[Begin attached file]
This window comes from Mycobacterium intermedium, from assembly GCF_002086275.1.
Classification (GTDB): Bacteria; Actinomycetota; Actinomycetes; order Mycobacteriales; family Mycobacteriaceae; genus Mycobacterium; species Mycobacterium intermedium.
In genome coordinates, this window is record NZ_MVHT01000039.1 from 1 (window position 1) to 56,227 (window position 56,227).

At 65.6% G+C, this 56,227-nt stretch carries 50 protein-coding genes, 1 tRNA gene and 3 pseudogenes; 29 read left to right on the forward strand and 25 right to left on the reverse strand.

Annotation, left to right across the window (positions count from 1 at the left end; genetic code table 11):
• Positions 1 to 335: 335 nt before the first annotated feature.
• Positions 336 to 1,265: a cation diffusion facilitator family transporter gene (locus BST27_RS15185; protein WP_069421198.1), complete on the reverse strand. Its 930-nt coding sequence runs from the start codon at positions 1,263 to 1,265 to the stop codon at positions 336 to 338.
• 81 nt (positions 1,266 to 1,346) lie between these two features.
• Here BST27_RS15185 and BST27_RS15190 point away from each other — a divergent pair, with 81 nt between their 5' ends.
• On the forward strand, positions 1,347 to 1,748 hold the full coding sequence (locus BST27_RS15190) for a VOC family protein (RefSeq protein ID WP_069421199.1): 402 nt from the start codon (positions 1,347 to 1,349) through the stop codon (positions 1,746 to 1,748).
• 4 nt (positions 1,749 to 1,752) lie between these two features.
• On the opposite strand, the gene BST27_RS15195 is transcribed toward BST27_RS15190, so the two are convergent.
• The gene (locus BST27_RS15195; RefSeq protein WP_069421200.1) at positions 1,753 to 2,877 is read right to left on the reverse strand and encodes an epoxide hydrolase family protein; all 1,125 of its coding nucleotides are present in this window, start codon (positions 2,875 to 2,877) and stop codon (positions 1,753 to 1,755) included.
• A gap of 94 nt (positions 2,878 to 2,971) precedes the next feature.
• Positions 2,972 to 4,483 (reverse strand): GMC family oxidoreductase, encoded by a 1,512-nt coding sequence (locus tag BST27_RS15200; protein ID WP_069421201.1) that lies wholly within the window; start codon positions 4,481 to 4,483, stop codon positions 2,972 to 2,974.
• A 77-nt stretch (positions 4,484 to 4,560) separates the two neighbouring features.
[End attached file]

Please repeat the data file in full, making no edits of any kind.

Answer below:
This window comes from Mycobacterium intermedium, from assembly GCF_002086275.1.
Classification (GTDB): Bacteria; Actinomycetota; Actinomycetes; order Mycobacteriales; family Mycobacteriaceae; genus Mycobacterium; species Mycobacterium intermedium.
In genome coordinates, this window is record NZ_MVHT01000039.1 from 1 (window position 1) to 56,227 (window position 56,227).

At 65.6% G+C, this 56,227-nt stretch carries 50 protein-coding genes, 1 tRNA gene and 3 pseudogenes; 29 read left to right on the forward strand and 25 right to left on the reverse strand.

Annotation, left to right across the window (positions count from 1 at the left end; genetic code table 11):
• Positions 1 to 335: 335 nt before the first annotated feature.
• Positions 336 to 1,265: a cation diffusion facilitator family transporter gene (locus BST27_RS15185; protein WP_069421198.1), complete on the reverse strand. Its 930-nt coding sequence runs from the start codon at positions 1,263 to 1,265 to the stop codon at positions 336 to 338.
• 81 nt (positions 1,266 to 1,346) lie between these two features.
• Here BST27_RS15185 and BST27_RS15190 point away from each other — a divergent pair, with 81 nt between their 5' ends.
• On the forward strand, positions 1,347 to 1,748 hold the full coding sequence (locus BST27_RS15190) for a VOC family protein (RefSeq protein ID WP_069421199.1): 402 nt from the start codon (positions 1,347 to 1,349) through the stop codon (positions 1,746 to 1,748).
• 4 nt (positions 1,749 to 1,752) lie between these two features.
• On the opposite strand, the gene BST27_RS15195 is transcribed toward BST27_RS15190, so the two are convergent.
• The gene (locus BST27_RS15195; RefSeq protein WP_069421200.1) at positions 1,753 to 2,877 is read right to left on the reverse strand and encodes an epoxide hydrolase family protein; all 1,125 of its coding nucleotides are present in this window, start codon (positions 2,875 to 2,877) and stop codon (positions 1,753 to 1,755) included.
• A gap of 94 nt (positions 2,878 to 2,971) precedes the next feature.
• Positions 2,972 to 4,483 (reverse strand): GMC family oxidoreductase, encoded by a 1,512-nt coding sequence (locus tag BST27_RS15200; protein ID WP_069421201.1) that lies wholly within the window; start codon positions 4,481 to 4,483, stop codon positions 2,972 to 2,974.
• A 77-nt stretch (positions 4,484 to 4,560) separates the two neighbouring features.